I was fortunate enough to be selected for the scholarship programme to attend the 2015 Designing Inclusion Summer School in Gauyaquil, Ecuador by KV Leuven in conjunction with the local University of Guayaquil.
This summer school aims to provide professionals engaged in environmental planning and urban development with the critical tools to design and manage an integrated provision of both housing and ecological infrastructure. Its goals are premised on the lack of scalar integration and participatory planning in the implementation of large-scale and capital-intensive ecological mega-projects in the global South – and in Ecuador more particularly. Indeed, the emergence of ecological mega-projects in the global South is undeniable.
Their implementation in the context of rapid growth, consolidated self-building practices and increasing inequality holds innumerable threats to equitable urban development. Co-producing ecological urbanism for inclusive city transformation is therefore an essential skill for engendering meaningful social and physical change. With the ‘global city’ discourse strongly impacting on the governance of urban eco-restoration and residential developments in many cities, the delineation of alternative ecological management strategies and housing typologies remains largely neglected.
In Ecuador, the Buen Vivir concept has bred many promises to promote alternative forms of development and spread well-being across the country’s human settlements. In line with this agenda, Ecuador’s largest city and port has been subject to significant transformations, out of which the most prominent is the Guayaquil Ecologico.
|University of Guayaquil|
|Heavily controlled ‘public space|
|Market Traders strictly controlled in such public spaces|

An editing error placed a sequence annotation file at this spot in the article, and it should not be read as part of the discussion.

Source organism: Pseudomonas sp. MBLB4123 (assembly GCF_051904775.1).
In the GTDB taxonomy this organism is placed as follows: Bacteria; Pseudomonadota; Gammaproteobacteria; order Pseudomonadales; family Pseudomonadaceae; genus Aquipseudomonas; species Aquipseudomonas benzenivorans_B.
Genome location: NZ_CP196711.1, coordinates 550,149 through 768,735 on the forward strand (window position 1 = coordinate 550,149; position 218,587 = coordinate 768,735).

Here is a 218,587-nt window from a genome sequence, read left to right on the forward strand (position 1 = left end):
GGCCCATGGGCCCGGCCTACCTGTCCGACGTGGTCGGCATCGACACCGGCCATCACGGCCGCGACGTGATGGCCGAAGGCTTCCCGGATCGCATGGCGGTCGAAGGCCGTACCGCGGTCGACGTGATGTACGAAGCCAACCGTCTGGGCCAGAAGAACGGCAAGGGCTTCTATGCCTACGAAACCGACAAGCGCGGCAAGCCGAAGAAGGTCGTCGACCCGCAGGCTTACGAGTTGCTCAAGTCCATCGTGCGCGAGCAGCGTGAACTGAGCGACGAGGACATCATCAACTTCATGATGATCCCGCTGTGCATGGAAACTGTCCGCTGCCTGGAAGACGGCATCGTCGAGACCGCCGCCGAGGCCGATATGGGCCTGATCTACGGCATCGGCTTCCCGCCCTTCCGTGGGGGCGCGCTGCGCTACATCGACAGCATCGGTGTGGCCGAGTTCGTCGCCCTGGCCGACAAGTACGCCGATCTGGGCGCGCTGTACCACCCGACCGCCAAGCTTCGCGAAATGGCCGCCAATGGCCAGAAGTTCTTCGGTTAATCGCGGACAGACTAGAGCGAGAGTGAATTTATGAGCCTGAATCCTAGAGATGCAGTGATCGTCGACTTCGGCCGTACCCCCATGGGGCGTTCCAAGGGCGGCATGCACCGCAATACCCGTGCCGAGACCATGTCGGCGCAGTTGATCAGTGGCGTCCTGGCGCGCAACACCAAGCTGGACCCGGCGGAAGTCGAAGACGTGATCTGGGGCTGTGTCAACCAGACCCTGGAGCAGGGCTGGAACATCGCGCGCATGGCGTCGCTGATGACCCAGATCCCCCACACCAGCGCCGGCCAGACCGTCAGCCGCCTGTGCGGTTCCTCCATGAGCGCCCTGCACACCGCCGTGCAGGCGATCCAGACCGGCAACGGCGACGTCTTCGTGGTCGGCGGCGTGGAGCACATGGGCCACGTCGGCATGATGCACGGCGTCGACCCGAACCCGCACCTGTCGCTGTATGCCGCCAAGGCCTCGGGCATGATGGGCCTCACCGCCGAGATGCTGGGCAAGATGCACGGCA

|The Malecon (waterfront) project near the historical sector of Guaqyuil|
|Guayquil Relocation settlements (RDP)|
|Public Spaces in Guaqyuil are seen more in Shopping Center’s (Similar to RSA)|
|Gated Communities are as common as in Johannesburg and prolific on the city edges.|
|Environmentally vulnerable residents of the river edges|
|Evicted residents, pressure put on by government and local developers|
|Some public spaces work better than others|
|Such as this heavily controlled ‘public park’|
|Fisherman’s livelihoods were most crucially affected by the issues of urbanisation, and predicted climate change|
|Local residents took us around their neighbourhoods|
|A ‘public space’project that sought to create better waterfront space|
|residents were encouraged to paint their houses to look ‘nicer’|
|The separation of waterfront from the neighbourhood was very clear.|
|Our group working with the local community leader, an advocate and activist.|
|Various housing conditions|
|Various housing conditions|
|Public spaces in streets change daily|
|The proximity to the river was a health and security risk to some, but a livelihood to others|
|Construction typologies varied massively|
|Local residents took us around explaining in detail the various challenges faced|
|A local architect had been commissioned to design a vision of little Venice that the residents of Tramos 8 were pushing local government for|
|Workshops were held at local houses|
|Residents took us into their homes to understand the space|
|The street facades were a crucial aspect of security and social capital|
|But mostly people turned their backs to the river|
|Our team sought to understand public space and design accordingly|
|This was done with several methods of data capturing|
Our work was presented in a series of workshops held at the University and in the local neighbourhoods.
|Strategy Image – Existing Condition|
|Strategy Image – Proposed Design Strategy|
Our strategies were presented in this format, which did not work so well in the first iteration due to various miscommunication and translation errors.
Here with more engaged residents we uncovered valuable information about the area, while developing a stronger communication tool set and focusing in on examples of upgrading such as the fisherman.
|Interviews with the fisherman families|
After a very intense 2 weeks of non-stop work we presented the co-developed scheme to the residents alongside the architect who commissioned the original ‘Little Venice’ scheme.
|Image from final design strategy|
|The presentation was much better received in this 1to1 format, than in the large presentation arena|
|Our team returned to Tramos 8 to present the whole programmes findings to residents in their neighborhood.|